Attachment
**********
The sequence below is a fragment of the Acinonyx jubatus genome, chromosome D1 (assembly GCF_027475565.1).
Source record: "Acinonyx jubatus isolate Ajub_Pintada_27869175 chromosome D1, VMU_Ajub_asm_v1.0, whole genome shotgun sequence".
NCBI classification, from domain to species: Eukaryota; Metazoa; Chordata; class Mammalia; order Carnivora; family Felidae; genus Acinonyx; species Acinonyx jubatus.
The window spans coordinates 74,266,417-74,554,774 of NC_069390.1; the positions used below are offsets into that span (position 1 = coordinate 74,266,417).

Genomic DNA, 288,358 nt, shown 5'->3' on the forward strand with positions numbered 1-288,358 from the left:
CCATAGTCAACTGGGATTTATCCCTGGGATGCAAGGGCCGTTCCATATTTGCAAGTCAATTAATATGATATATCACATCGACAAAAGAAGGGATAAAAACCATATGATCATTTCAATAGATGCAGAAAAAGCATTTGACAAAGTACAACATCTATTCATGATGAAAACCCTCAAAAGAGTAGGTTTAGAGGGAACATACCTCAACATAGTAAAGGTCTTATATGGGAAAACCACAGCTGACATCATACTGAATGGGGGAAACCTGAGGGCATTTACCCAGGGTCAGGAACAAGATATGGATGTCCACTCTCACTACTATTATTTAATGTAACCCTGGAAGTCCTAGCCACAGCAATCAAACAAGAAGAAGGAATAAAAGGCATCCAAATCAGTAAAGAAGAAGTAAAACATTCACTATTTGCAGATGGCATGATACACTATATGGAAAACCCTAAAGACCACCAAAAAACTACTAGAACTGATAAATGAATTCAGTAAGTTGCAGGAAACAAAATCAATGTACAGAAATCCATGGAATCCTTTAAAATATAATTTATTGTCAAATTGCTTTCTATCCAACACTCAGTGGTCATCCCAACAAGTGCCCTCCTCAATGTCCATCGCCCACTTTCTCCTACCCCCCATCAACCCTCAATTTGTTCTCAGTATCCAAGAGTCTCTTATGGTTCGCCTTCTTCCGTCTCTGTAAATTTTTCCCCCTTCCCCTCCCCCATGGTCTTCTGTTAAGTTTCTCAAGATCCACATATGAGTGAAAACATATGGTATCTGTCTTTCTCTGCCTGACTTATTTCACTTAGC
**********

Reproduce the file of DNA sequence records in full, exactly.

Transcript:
The sequence below is a fragment of the Acinonyx jubatus genome, chromosome D1 (assembly GCF_027475565.1).
Source record: "Acinonyx jubatus isolate Ajub_Pintada_27869175 chromosome D1, VMU_Ajub_asm_v1.0, whole genome shotgun sequence".
NCBI classification, from domain to species: Eukaryota; Metazoa; Chordata; class Mammalia; order Carnivora; family Felidae; genus Acinonyx; species Acinonyx jubatus.
The window spans coordinates 74,266,417-74,554,774 of NC_069390.1; the positions used below are offsets into that span (position 1 = coordinate 74,266,417).

Genomic DNA, 288,358 nt, shown 5'->3' on the forward strand with positions numbered 1-288,358 from the left:
CCATAGTCAACTGGGATTTATCCCTGGGATGCAAGGGCCGTTCCATATTTGCAAGTCAATTAATATGATATATCACATCGACAAAAGAAGGGATAAAAACCATATGATCATTTCAATAGATGCAGAAAAAGCATTTGACAAAGTACAACATCTATTCATGATGAAAACCCTCAAAAGAGTAGGTTTAGAGGGAACATACCTCAACATAGTAAAGGTCTTATATGGGAAAACCACAGCTGACATCATACTGAATGGGGGAAACCTGAGGGCATTTACCCAGGGTCAGGAACAAGATATGGATGTCCACTCTCACTACTATTATTTAATGTAACCCTGGAAGTCCTAGCCACAGCAATCAAACAAGAAGAAGGAATAAAAGGCATCCAAATCAGTAAAGAAGAAGTAAAACATTCACTATTTGCAGATGGCATGATACACTATATGGAAAACCCTAAAGACCACCAAAAAACTACTAGAACTGATAAATGAATTCAGTAAGTTGCAGGAAACAAAATCAATGTACAGAAATCCATGGAATCCTTTAAAATATAATTTATTGTCAAATTGCTTTCTATCCAACACTCAGTGGTCATCCCAACAAGTGCCCTCCTCAATGTCCATCGCCCACTTTCTCCTACCCCCCATCAACCCTCAATTTGTTCTCAGTATCCAAGAGTCTCTTATGGTTCGCCTTCTTCCGTCTCTGTAAATTTTTCCCCCTTCCCCTCCCCCATGGTCTTCTGTTAAGTTTCTCAAGATCCACATATGAGTGAAAACATATGGTATCTGTCTTTCTCTGCCTGACTTATTTCACTTAGC